Let’s re-look at the targets: what is feasible in this environment?
Now we’ve looked at managing your team and understanding the supply and demand, re-establishing your sales targets should be a little bit easier. A large part of this will be accepting what you cannot control, and managing your team’s motivation levels. But what else can you do?
Define your big picture objectives through this painful period. Are you more concerned with pipeline growth, or customer retention?
If it’s customer retention, you need to shift your focus from long-term clients, to not losing any clients. Take existing relationships and apply these new circumstances to them: how can you adapt contracts to retain your clients? Are you able to defer any payments? There’s a lot you can do from an account management point of few.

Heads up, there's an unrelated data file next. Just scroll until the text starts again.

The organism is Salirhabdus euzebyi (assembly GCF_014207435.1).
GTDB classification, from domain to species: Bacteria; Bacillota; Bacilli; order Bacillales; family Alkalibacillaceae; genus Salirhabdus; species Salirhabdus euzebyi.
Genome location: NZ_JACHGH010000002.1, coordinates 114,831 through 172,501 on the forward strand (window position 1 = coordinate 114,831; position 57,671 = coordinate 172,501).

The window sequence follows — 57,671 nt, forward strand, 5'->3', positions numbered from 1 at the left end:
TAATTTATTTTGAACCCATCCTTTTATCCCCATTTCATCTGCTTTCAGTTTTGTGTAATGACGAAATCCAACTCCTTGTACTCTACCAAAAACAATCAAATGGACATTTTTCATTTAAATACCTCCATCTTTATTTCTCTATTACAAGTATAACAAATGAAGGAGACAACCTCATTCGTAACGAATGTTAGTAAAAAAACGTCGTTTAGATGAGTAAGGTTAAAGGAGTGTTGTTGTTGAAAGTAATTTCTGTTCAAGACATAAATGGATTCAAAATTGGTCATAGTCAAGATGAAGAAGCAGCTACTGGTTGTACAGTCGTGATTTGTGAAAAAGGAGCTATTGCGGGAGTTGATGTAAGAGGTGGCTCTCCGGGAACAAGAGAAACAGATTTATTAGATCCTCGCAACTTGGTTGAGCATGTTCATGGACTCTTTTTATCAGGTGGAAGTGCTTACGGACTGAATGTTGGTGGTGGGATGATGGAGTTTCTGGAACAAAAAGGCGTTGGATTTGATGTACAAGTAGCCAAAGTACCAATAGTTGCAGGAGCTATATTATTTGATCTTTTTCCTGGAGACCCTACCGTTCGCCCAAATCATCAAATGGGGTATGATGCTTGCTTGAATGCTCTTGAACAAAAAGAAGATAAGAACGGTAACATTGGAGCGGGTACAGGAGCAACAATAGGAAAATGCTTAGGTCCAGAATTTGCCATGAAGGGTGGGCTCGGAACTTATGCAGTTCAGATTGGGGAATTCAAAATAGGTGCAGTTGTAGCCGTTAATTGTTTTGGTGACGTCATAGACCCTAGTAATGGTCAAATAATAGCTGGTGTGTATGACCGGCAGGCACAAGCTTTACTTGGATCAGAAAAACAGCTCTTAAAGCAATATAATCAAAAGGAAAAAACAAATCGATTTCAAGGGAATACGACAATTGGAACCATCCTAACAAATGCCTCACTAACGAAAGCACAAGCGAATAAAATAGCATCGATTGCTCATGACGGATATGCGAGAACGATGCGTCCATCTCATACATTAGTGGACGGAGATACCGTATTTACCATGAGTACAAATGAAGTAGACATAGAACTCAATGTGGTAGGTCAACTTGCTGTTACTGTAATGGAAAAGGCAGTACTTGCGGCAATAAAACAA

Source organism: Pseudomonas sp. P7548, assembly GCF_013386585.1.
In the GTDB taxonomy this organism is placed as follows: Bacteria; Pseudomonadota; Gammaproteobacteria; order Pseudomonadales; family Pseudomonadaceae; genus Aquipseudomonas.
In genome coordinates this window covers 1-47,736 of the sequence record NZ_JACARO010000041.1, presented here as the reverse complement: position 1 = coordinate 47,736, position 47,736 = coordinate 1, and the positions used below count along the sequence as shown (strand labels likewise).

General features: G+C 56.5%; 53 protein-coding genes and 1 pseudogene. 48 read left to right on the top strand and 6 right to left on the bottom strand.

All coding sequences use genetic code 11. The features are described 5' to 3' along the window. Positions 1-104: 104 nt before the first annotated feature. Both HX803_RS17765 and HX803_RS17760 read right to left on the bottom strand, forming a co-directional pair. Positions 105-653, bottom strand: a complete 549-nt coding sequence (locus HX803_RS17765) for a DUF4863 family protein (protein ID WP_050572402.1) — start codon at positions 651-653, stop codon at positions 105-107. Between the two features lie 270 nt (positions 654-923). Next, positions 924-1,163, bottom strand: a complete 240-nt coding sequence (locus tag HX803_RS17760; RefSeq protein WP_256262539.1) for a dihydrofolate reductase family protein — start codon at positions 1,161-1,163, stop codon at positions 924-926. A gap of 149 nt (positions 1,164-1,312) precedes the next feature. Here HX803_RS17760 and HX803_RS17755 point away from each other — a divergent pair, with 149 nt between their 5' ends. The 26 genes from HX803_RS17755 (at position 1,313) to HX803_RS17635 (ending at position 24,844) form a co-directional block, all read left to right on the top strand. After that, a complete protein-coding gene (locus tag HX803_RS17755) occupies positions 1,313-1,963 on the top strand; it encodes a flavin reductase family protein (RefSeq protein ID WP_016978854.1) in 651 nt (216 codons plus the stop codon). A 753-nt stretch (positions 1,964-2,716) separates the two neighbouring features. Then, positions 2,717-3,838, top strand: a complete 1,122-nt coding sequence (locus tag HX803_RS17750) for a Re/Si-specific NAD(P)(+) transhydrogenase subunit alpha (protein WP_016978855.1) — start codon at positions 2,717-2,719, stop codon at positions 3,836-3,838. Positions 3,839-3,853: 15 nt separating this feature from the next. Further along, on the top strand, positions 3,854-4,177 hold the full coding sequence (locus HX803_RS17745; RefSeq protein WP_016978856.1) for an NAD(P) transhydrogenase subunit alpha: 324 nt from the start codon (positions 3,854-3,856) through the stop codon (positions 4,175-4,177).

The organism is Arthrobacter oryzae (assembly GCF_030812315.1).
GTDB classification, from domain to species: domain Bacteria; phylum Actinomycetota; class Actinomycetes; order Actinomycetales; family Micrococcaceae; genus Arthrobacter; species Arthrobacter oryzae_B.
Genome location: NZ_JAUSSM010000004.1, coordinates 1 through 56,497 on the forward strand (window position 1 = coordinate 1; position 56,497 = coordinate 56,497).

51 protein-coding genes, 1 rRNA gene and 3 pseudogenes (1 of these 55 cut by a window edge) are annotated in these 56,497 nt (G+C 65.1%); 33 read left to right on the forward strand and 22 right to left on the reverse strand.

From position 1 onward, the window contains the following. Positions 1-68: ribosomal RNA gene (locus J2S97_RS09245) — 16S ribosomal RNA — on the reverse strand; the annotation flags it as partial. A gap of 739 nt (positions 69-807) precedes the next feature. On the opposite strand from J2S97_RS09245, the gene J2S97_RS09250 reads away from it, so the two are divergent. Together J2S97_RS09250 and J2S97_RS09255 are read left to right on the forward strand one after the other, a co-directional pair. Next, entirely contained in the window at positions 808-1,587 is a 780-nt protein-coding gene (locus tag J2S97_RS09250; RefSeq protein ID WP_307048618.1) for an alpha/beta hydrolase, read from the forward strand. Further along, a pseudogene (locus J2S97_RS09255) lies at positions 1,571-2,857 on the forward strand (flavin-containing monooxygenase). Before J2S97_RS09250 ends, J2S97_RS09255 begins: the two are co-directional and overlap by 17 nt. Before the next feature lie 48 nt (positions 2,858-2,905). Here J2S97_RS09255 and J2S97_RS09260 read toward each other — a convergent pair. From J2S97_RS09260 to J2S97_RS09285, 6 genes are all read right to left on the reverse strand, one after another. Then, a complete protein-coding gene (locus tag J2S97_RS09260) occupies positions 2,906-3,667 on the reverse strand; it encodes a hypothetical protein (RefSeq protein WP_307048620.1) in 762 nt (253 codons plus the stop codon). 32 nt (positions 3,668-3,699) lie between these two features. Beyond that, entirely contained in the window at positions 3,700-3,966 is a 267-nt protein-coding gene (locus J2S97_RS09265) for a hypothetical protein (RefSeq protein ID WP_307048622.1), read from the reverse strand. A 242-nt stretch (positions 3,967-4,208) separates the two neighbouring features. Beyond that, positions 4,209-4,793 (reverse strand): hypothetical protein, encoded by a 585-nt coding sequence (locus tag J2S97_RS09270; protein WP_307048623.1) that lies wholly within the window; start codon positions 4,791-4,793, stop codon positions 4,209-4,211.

If pipeline growth is still your main mission, adapt your team and strategy for that — but accept a level of helplessness. If you haven’t a new product to take to market to build up sales, focus on other methods. LinkedIn is commonly underused, so conduct a focused effort on lead-generation through that platform.
This is also the ideal time to revisit your business development and content strategy to build relationships over time. If sales are just not happening, what can we do to nurture and build strong relationships for when the market shifts? Using LinkedIn and/or the relevant target audience’s preferred social media platform for business is a very powerful and productive way to build a pipeline.
Slow down to speed up
There is so much and so little going on at the same time and the amount of information and change being thrown at us (in work and at home) is immense. The knee jerk reactions that we think are warranted are causing a loss of focus, and even more disruption.
Yes, you need to adapt your targets — but take a breath, and allow your people to have a moment of reflection and reassessment. Patience and reflection are amazing tools that, in my humble opinion, are not being leveraged enough in this time of upheaval.